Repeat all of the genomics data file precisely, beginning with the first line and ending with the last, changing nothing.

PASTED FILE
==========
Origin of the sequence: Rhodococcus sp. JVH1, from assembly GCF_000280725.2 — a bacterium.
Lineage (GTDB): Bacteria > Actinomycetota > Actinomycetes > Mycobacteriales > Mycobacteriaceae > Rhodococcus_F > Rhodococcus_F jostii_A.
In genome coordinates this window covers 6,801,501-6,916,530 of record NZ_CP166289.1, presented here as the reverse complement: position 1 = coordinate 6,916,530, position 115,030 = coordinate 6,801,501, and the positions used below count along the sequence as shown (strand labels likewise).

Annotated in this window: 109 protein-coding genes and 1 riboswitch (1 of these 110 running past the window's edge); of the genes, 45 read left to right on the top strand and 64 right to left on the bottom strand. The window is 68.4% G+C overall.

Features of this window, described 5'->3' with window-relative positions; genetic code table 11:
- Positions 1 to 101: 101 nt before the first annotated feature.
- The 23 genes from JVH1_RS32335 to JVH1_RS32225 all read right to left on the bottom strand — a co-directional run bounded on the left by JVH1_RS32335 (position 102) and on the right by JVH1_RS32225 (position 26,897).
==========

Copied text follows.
Origin of the sequence: Rhodococcus sp. JVH1, from assembly GCF_000280725.2 — a bacterium.
Lineage (GTDB): Bacteria > Actinomycetota > Actinomycetes > Mycobacteriales > Mycobacteriaceae > Rhodococcus_F > Rhodococcus_F jostii_A.
In genome coordinates this window covers 6,801,501-6,916,530 of record NZ_CP166289.1, presented here as the reverse complement: position 1 = coordinate 6,916,530, position 115,030 = coordinate 6,801,501, and the positions used below count along the sequence as shown (strand labels likewise).

Annotated in this window: 109 protein-coding genes and 1 riboswitch (1 of these 110 running past the window's edge); of the genes, 45 read left to right on the top strand and 64 right to left on the bottom strand. The window is 68.4% G+C overall.

Features of this window, described 5'->3' with window-relative positions; genetic code table 11:
- Positions 1 to 101: 101 nt before the first annotated feature.
- The 23 genes from JVH1_RS32335 to JVH1_RS32225 all read right to left on the bottom strand — a co-directional run bounded on the left by JVH1_RS32335 (position 102) and on the right by JVH1_RS32225 (position 26,897).